The downside to all this socializing is that I didn't take full advantage of this being a local conference. I could have brought a bagged lunch most days, and had late dinners at home. Instead, I wound up with a coffee every day, lunches out, dinners out. I spent my entire "fun" allowance for the month in just four days, and four days at the beginning of the month at that. It was completely worth it, but I might have a hard time remembering that at the end of the month when I've had three months of bare-bones activities.

Thursday, April 9, 2009

My First Conference - Posters

The entire reason behind attending My First Conference was to present some of my research. End-of-year reviews are coming up for the graduate students, and just once it would be nice to have publications to show for my work. One poster presented my master's thesis, which I have since abandoned; the other presented what has become the first two experiments of my dissertation.

The master's thesis poster came first. This was my first-ever poster presentation, so I was greatly relieved to have a lab mate on the board next to me. (Originally, I had been scheduled to present both posters simultaneously, one on either side of my lab mate, but I got them to change one of them. I didn't fancy rushing through her crowd every time someone came up to one or the other poster). I also had very low goals for this poster. I abandoned my master's thesis research as soon as I defended it; I'd spent so much time on it I couldn't bear to even think about the topic any more. My advisor convinced me to submit the work so she'd have some way to cite it. I took 20 handouts, and they were all gone by the end of the session; this is as much as I'd hoped for. The thesis contained an overwhelming series of maybe-results, so I wasn't at all surprised that people listened to the summary with few comments and fewer questions.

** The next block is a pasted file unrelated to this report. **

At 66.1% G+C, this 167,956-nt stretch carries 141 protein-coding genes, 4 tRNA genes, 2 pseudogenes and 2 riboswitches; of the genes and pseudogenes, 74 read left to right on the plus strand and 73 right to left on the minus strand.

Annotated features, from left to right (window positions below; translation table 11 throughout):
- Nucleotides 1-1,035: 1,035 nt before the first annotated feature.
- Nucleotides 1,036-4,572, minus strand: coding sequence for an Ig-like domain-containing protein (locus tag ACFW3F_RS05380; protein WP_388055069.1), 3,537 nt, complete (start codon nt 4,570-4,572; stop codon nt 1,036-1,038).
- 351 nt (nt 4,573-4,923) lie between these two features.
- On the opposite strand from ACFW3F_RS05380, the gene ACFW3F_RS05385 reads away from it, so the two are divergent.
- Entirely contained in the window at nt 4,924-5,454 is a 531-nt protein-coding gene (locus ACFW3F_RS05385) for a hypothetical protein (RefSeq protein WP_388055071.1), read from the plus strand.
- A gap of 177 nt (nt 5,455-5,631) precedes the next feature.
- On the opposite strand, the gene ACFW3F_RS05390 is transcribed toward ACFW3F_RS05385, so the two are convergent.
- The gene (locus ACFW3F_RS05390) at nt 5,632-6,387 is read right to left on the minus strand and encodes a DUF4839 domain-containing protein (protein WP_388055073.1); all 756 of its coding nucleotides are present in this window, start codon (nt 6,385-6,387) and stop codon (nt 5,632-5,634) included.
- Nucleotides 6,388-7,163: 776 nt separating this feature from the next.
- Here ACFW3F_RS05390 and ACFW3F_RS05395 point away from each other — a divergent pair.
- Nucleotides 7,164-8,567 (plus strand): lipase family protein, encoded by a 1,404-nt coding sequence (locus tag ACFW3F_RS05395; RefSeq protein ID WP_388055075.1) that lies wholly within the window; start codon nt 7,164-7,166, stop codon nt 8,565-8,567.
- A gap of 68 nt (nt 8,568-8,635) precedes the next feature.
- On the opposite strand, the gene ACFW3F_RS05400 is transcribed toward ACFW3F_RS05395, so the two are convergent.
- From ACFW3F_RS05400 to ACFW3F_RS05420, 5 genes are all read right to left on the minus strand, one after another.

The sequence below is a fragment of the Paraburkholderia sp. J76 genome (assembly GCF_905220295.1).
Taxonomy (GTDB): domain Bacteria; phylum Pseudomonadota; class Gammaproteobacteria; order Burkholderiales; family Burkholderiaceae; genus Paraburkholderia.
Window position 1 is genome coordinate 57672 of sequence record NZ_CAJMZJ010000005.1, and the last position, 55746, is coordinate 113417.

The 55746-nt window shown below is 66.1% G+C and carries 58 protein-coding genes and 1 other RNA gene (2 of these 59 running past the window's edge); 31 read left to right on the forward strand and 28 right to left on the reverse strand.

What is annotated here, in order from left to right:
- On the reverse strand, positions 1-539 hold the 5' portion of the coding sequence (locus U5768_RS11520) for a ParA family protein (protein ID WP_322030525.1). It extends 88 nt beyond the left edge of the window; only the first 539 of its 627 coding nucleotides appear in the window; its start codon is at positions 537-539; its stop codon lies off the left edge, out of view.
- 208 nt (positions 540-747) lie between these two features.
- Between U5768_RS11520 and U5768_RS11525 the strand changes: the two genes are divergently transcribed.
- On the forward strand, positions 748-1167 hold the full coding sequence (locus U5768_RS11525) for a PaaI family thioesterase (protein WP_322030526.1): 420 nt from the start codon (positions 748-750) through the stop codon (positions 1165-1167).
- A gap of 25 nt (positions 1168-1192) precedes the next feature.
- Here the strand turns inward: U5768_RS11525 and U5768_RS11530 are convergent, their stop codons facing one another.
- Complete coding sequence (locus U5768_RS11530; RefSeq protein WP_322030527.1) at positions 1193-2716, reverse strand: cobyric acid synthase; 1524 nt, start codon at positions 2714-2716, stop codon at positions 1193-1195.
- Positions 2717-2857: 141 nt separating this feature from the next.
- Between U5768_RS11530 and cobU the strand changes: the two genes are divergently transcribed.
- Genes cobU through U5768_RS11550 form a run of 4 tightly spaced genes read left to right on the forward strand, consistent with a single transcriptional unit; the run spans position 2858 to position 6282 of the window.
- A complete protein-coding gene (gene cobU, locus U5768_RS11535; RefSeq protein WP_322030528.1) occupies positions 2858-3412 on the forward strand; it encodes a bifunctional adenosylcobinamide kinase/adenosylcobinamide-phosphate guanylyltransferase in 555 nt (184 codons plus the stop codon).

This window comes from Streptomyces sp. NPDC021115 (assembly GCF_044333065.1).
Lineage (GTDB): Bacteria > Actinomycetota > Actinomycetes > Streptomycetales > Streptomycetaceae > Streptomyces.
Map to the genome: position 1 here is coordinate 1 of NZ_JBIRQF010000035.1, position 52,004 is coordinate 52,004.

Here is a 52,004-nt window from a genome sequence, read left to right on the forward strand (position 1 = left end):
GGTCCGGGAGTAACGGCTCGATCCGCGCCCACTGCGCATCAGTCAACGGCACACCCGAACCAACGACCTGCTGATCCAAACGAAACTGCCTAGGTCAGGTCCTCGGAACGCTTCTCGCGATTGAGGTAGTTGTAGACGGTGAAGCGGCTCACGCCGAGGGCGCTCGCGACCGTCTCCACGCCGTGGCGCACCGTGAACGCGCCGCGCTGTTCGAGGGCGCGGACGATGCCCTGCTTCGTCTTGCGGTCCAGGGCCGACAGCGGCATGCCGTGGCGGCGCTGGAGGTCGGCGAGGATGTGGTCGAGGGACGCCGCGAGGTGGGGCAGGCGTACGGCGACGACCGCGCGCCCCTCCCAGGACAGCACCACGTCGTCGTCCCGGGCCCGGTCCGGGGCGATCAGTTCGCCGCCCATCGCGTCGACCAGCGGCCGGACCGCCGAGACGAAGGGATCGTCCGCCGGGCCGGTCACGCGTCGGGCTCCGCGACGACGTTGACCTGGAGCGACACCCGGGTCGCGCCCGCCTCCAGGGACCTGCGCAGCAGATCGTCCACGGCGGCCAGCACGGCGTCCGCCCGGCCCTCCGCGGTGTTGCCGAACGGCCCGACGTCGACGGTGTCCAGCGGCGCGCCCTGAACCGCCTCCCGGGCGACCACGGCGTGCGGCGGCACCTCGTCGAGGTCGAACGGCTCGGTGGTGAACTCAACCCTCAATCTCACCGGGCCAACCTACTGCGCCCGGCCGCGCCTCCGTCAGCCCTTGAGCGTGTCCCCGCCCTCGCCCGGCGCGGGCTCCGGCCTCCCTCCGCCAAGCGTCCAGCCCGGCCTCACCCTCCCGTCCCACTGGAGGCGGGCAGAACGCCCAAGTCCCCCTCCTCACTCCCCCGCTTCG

The highlight of the poster session was when my advisor arrived, children in tow. She didn't talk to us for long, as she was sidetracked by people she can't talk to any day of the week. But, she did hold court with her (or her kids') admirers right next to our posters, and my lab mate and I spent most of our downtime watching her 6-month-old son gum at her name tag. I considered starting up some bets on whether he would abandon the lower-left corner to nibble on any of the others, but before I could he tasted one and abandoned it quickly. We started discussing why, and eventually settled on a dislike of the string attached to that corner. This is the kind of serious science discussions we engage in at the last session of the first day of a huge conference.